Modular Grids

Couple months ago while I were designing a website I remembered a technique I had long forgotten. I used to use this technique before I moved from print design to web design about eight years ago and it was, for me, an essential way to utilize modular grids better. Grids in design are kind of like the scales in music. They give you a way to anchor your layout elements and typography to a certain rhythm.

What is a modular grid

A modular grid is a grid which has consistent horizontal divisions from top to bottom in addition to vertical divisions from left to right. Modular grids are created by positioning horizontal guidelines in relation to a baseline grid that governs the whole document. Baseline grids serve to anchor all (or nearly all) layout elements to a common rhythm. [1]

Modular grid

Illustration from the book titled Thinking with type, by Ellen Lupton.

How to use a grid

The thing is, I don’t actually even know the reason why I abandoned this good practice when I moved forward on my career. I might have though that the same practices won’t work in the digital world, but oh boy, I was so wrong back then.

This technique is also so bloody simple that I wouldn’t be surprised to hear if most of you are already doing something similar.

My method is this: While you are aligning elements to a grid, zoom out the layout (in browser or Photoshop) so much that the size of the layout is around 30-40% of the original and about the size of the iPhone’s screen in landscape orientation.

Zoomed to 33,3% in Photoshop

This way it’s much easier to see the balance of the whole layout—if it works or not. I also promise that it will make you much faster (and hopefully better) designer. At least that is how I feel it transformed my own process. Of course, after you have zoomed back in to see the layout in its real size, you have to then fine-tune elements and typography and start working on the smaller details.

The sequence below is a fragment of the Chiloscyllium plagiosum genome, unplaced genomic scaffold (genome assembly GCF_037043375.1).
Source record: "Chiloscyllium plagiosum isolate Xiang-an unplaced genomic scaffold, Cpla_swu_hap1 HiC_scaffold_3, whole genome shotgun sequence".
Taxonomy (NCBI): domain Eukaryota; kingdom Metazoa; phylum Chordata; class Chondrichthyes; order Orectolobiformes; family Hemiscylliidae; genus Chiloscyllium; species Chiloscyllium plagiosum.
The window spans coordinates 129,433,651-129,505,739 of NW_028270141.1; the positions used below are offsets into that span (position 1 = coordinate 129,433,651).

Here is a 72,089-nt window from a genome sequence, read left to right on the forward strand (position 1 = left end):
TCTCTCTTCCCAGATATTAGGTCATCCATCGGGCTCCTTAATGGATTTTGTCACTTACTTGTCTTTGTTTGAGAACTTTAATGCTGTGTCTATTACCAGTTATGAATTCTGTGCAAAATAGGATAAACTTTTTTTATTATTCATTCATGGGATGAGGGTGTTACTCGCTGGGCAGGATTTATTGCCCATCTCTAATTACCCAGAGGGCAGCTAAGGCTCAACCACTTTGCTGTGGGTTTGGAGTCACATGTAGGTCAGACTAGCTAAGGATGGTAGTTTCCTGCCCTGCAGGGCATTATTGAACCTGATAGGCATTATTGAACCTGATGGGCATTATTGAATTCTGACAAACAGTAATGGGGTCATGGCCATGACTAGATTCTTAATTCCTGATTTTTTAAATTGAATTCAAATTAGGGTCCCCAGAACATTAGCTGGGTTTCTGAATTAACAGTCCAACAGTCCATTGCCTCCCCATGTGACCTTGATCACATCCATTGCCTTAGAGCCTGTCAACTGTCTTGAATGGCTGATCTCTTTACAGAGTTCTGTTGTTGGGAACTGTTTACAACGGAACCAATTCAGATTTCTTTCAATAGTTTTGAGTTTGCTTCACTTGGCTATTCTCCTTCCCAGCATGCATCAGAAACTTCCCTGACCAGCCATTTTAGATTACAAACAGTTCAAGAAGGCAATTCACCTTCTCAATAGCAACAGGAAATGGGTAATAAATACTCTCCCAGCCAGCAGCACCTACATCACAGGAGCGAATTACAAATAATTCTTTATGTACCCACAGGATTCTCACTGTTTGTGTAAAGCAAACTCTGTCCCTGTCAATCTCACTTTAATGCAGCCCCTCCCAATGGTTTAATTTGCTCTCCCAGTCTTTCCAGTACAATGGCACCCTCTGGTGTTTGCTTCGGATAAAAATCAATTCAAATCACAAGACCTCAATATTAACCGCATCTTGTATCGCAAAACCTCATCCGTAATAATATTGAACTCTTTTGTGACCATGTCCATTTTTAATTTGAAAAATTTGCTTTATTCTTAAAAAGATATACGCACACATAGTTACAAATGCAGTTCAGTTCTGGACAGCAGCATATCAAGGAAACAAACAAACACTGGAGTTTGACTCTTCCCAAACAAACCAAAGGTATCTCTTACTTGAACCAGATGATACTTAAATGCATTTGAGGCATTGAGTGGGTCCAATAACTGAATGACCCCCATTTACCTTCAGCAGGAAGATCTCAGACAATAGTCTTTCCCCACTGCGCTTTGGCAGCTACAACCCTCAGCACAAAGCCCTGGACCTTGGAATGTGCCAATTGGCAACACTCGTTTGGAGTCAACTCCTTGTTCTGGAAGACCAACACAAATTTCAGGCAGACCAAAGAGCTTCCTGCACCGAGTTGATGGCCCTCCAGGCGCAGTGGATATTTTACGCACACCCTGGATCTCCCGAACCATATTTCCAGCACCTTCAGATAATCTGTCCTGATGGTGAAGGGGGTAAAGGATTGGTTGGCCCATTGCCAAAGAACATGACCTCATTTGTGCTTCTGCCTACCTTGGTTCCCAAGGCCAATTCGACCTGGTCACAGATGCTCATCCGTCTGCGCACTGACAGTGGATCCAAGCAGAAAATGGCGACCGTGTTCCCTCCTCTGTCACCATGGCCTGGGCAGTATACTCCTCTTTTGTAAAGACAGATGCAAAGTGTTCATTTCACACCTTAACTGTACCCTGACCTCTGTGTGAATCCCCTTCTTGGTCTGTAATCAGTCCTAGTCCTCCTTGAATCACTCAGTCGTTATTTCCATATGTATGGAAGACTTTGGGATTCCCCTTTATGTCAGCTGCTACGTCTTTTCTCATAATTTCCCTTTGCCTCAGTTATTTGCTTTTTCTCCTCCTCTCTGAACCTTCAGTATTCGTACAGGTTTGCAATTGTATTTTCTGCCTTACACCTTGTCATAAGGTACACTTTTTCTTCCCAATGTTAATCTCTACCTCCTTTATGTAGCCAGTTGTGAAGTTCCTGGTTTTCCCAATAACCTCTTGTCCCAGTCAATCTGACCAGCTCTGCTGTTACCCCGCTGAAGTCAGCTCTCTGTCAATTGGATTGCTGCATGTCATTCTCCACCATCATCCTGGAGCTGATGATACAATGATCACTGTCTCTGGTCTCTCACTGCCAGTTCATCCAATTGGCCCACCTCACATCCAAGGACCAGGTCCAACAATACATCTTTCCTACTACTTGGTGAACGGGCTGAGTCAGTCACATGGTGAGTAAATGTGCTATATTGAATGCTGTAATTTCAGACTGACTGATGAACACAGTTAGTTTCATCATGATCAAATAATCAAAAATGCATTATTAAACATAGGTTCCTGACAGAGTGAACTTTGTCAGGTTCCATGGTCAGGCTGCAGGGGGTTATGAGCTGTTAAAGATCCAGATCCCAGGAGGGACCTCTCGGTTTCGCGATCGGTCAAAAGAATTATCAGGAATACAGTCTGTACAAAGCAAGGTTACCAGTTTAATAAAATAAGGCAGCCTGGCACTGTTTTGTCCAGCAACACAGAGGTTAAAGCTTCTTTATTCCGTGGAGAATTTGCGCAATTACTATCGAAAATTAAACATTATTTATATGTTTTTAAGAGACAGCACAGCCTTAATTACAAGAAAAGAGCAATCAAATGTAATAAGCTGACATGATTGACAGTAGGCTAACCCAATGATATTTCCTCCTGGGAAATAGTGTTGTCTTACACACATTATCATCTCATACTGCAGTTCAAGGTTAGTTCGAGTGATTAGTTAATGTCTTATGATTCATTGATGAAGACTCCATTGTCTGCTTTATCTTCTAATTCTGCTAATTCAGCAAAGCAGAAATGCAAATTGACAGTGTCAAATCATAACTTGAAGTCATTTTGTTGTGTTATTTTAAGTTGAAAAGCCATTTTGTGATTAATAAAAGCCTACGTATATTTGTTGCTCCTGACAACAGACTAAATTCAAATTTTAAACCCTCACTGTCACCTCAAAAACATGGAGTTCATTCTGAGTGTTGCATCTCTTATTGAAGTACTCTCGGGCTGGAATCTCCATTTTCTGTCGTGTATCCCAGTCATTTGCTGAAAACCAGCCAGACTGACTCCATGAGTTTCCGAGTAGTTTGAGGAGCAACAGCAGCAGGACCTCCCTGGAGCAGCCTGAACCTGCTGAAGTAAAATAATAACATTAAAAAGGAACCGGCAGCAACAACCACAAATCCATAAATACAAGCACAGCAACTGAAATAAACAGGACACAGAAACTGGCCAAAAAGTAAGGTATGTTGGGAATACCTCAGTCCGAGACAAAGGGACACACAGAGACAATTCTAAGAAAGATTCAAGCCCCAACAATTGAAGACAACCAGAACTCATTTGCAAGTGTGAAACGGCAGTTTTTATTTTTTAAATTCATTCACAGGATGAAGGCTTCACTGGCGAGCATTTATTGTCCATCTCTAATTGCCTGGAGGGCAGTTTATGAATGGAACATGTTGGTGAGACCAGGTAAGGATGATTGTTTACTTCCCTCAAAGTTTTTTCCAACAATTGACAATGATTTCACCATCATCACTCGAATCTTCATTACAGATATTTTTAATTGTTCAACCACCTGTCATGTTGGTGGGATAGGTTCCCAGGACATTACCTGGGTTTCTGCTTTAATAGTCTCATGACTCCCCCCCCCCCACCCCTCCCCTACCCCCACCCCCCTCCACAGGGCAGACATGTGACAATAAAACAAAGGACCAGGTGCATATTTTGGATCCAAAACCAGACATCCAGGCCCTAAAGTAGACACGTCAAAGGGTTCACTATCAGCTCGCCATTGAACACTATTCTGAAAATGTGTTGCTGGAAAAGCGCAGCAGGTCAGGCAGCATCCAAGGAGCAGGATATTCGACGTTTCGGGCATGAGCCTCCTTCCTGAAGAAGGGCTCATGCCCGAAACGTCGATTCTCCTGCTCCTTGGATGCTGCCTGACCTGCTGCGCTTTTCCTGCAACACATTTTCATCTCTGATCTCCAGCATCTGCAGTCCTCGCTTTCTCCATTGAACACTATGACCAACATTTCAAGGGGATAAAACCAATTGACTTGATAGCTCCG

Remember though that not all layouts work the same way and because of that you shouldn’t always force elements to a grid.

Tools to get you started

There is this tool called Modular Grid Pattern which has a Photoshop extension which allows you to create modular grids directly inside Photoshop. Then there’s also this interesting experiment which uses a fluid modular grid framework. There are also a number of tools that allow you to create and use responsive grids, but they are mostly multicolumn grids (with or without baseline grid) and not modular.

Tools are just tools though and the best way to actually start learning is to pick or make a grid yourself and start using it. Check also my resources below, thegridsystem.org for example has a lot of interesting articles and templates if you want to dive deeper.

Modular Grid Pattern App

Screenshot from the Modular Grid Pattern app.

Further reading

Extending CSS With Sass

CSS is designed primarily to enable the separation of content from presentation, including elements such as the layout, colors, and fonts. This separation improves content accessibility and provides more flexibility and control over the presentation. CSS is quite flexible language on its own, but as websites become more and more complex we sometimes need to have more control.